Coastal provinces in East and South China recorded robust economic growth in the first half of the year, despite escalations in trade tensions, according to the National Bureau of Statistics.
The GDP of Zhejiang, Jiangsu and Guangdong provinces expanded by 7.1 percent, 6.5 percent and 6.5 percent, respectively, in the first six months, outpacing the country’s 6.3 percent figure, the NBS said.
Guangdong also achieved a record-high GDP of 5.05 trillion yuan ($716.7 billion) in the first half, placing it first among all provincial localities, followed by Jiangsu at 4.86 trillion yuan.
It was a milestone for Guangdong’s GDP to top 5 trillion yuan in the first half, showing that its developed manufacturing cluster and pilot role in reform and opening-up have contributed considerable economic vigor to withstand external risks, said Liu Chunsheng, an associate professor of international trade at the Central University of Finance and Economics.
Yang Weiyong, an associate professor of economics at the University of International Business and Economics in Beijing, said: “Steady growth of the coastal provinces amid headwinds from trade tensions showed the considerable economic strength of these regions.”
Yang also said that growth in provinces in central and western regions accelerated to help them in catching up with their peers in eastern regions in the first half, which may be attributable to a better use of local resources and accelerated infrastructure investment to address weak links.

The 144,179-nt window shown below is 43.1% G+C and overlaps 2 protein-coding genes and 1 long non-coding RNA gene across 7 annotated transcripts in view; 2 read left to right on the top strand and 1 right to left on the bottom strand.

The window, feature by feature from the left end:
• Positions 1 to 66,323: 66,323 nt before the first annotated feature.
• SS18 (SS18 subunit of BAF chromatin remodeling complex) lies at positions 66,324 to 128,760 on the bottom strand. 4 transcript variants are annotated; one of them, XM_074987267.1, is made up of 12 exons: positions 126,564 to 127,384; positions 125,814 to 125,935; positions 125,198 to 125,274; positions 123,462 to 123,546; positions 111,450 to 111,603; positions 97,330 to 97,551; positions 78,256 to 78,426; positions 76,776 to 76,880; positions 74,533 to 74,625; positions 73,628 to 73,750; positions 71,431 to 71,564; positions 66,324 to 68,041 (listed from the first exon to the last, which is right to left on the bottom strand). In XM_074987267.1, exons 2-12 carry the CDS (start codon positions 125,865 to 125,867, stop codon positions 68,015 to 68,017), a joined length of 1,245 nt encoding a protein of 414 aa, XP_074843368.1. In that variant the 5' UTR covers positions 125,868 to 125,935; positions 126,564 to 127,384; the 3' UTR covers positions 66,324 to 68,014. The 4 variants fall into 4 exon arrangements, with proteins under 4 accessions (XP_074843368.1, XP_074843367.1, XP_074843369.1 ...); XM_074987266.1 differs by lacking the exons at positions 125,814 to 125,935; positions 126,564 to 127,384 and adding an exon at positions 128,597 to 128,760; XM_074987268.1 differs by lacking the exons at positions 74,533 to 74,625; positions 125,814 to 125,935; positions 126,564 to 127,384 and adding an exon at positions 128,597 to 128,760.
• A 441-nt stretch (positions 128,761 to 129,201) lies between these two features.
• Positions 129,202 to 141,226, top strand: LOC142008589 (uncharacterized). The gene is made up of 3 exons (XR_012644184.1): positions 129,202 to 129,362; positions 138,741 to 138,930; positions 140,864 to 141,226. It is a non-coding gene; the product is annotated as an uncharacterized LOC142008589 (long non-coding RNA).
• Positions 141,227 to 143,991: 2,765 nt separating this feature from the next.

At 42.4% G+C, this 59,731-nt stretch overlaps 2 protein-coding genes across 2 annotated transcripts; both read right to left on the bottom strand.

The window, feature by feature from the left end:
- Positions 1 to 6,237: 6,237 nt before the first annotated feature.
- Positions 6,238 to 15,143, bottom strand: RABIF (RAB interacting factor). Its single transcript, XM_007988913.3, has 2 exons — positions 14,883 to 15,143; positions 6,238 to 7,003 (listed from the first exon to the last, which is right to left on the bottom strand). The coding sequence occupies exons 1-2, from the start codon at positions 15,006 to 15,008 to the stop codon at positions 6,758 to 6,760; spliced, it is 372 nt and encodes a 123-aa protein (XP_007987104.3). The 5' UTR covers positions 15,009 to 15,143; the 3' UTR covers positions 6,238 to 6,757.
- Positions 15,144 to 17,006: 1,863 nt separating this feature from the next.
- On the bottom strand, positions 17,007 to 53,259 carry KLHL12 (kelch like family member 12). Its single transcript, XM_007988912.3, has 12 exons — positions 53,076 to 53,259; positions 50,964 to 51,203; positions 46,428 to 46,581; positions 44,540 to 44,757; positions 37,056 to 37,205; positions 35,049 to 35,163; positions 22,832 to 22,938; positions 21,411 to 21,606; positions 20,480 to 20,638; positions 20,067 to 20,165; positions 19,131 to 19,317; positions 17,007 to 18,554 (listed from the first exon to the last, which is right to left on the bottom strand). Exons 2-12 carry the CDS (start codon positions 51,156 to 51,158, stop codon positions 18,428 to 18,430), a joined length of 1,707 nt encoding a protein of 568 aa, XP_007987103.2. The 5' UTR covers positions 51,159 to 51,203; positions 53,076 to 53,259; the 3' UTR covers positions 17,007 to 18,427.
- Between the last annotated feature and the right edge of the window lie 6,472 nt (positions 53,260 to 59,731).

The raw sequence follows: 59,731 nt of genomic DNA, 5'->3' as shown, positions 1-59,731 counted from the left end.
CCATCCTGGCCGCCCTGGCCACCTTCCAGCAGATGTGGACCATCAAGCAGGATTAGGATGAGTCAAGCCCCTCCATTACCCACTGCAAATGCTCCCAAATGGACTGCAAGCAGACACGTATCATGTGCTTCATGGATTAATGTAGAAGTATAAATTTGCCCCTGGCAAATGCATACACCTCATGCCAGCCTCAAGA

In Southwest China, Yunnan and Guizhou provinces and the Tibet autonomous region registered year-on-year GDP growth of at least 9 percent in the first six months and outperformed peers nationwide, according to the statistics bureau. In the same period, the GDP of Henan, Hubei and Hunan provinces in Central China also expanded faster than the nation’s 6.3 percent.
Looking at the second half, Yang said Central China’s provinces are expected to continue relatively robust growth as policies to boost infrastructure investment filter through, but he called for policymakers to deal with a potential slowdown in eastern regions as external uncertainties intensify.
Liu said the need for local governments in Northeast China is to nurture new growth engines based on local resources and improve the business environment by deepening market-oriented reforms.
In the January-June period, Jilin and Heilongjiang provinces lagged behind all other provincial localities in economic expansion, with year-on-year GDP growth standing at 2 percent and 4.3 percent, respectively, the statistics bureau said.
Northeast China’s local governments can learn from the development practices of Guizhou province, which has turned to the development of big data and tourism to bolster growth in recent years and registered a GDP expansion of 9 percent in the first half, Liu said.
The provincial government of Guizhou has decided to further promote big data applications and their integration with other industries in the second half, while striving to maintain the burgeoning momentum of tourism. It also pledged to step up efforts to support private enterprises and improve the infrastructure network.